Performance tuning the other day, I was stumped by a query plan I was looking at. Even though I had constructed a covering index, I was still getting a Key Lookup operator in my query plan. What I usually do when that happens is to check the operator’s properties to see what its output columns are, so I can include those columns in my covering index.
Here’s the interesting thing: there weren’t any output columns. What happened?
|So this is what I expected…
||… but this is what I got
Notice how my Key Lookup (the one on the right) completely lacks the “Output List” section, implying that it doesn’t actually look anything up.
What Key Lookup actually does
When your query allows for it, it can be considerably cheaper to read from a non-clustered index than from the clustered index. Reading less is usually good for performance, and so SQL Server will often choose a non-clustered index over the clustered one. This is particularly true if the non-clustered index is sorted in a more suitable way with regards to your query needs.
In some cases, SQL Server will decide on using a non-clustered index even when it doesn’t contain all the columns you need from the table. In those cases, those columns can be retrieved using Key Lookups. But this is only a good idea if your non-clustered index scan/seek returns just a handful of rows, because Key Lookups are not scans or seeks/range lookups in a regular sense – they are “needle point” lookups that happen for each and every row, making them potentially very, very expensive.
Every non-clustered index row contains a clustering key, so you can fetch a specific row from the clustered index (the table itself), and this is what the Key Lookup operator does.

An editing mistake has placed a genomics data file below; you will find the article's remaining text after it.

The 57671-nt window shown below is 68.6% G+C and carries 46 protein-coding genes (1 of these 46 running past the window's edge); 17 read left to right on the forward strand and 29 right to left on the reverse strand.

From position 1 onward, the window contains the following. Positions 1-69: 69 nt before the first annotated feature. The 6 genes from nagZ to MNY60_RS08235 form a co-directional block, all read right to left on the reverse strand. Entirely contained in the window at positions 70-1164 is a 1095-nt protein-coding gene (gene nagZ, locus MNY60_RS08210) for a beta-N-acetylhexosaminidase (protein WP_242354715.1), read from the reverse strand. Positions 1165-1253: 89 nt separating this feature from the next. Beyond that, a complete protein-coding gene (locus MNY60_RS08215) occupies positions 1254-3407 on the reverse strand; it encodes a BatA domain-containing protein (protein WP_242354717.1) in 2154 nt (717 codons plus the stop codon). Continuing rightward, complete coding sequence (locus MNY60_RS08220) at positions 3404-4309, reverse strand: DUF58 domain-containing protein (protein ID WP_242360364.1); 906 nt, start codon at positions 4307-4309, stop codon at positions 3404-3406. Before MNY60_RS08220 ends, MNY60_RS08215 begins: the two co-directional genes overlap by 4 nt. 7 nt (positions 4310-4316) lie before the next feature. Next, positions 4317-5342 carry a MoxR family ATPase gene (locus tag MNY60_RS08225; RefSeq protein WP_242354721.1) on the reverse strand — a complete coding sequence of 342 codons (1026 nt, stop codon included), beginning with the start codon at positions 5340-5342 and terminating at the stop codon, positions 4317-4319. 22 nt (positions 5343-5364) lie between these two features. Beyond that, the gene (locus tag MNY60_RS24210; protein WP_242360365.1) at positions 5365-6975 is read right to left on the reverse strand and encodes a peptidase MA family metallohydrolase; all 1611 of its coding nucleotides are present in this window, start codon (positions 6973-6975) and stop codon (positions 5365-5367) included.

Here’s a query that uses a Key Lookup. The non-clustered index is in the top-right corner, and for each row from the non-clustered index, the Nested Loop operator will call a Key Lookup from the clustered index (lower-right).
Reproducing the issue
Here’s a test table to illustrate what happened:
CREATE TABLE dbo.Something ( i int NOT NULL, a int NOT NULL, b int NOT NULL, CONSTRAINT PK_Something PRIMARY KEY CLUSTERED (i) ); CREATE UNIQUE INDEX IX_Something_a ON dbo.Something (a); CREATE UNIQUE INDEX IX_Something_b ON dbo.Something (b);
Adding some data to the table,
INSERT INTO dbo.Something (i, a, b) SELECT TOP (100000) ROW_NUMBER() OVER (ORDER BY (SELECT NULL)) AS i, ROW_NUMBER() OVER (ORDER BY (SELECT NULL))*10 AS a, ROW_NUMBER() OVER (ORDER BY (SELECT NULL))*11 AS b FROM sys.columns AS x CROSS JOIN sys.columns AS y CROSS JOIN sys.columns AS z;
Here’s the problematic query:
SELECT COUNT(*) FROM dbo.Something WHERE b>=200000 AND b<201000 AND a<1000000;
Now, any of the three indexes on the table could theoretically be used to solve the query, but none of them are perfect:
- Scanning the clustered index is not ideal since we’re actually looking for less than 100 rows out of the 100 000 in the table.
- An index seek on IX_Something_a will return rows where “a<1000000”, but this means nearly all of the rows. That would result in 100 000 Key Lookups to get the “b” column. This is by far the worst solution.
- An index seek on IX_Something_b will return rows where “b BETWEEN 200000 AND 201000”, which is about 100 rows. That means 100 Key Lookups to get the “a” column for those rows, which is manageable.
When evaluating the efficiency (the cost) of each alternative, SQL Server uses statistics to make an estimate of the number of rows each seek or scan will return. In this case, it’ll most probably go with IX_Something_b, even though that index does not cover the “a” column. This means that we’ll have to perform about 100 Key Lookups to verify that “a<1000000” for those rows where the “b” predicate is satisfied.
The Key Lookup doesn’t actually retrieve the “a” column – it doesn’t add the “a” column to the data stream. Instead, it functions as filter in conjuction with the Nested Loop join, so it filters out rows where the “a” condition is not satisfied.
So “a” is not an output column, it’s just a predicate. The output column is really the clustering key, “i”, which is used by the Nested Loop join operator, but you can’t see that in the query plan for some reason.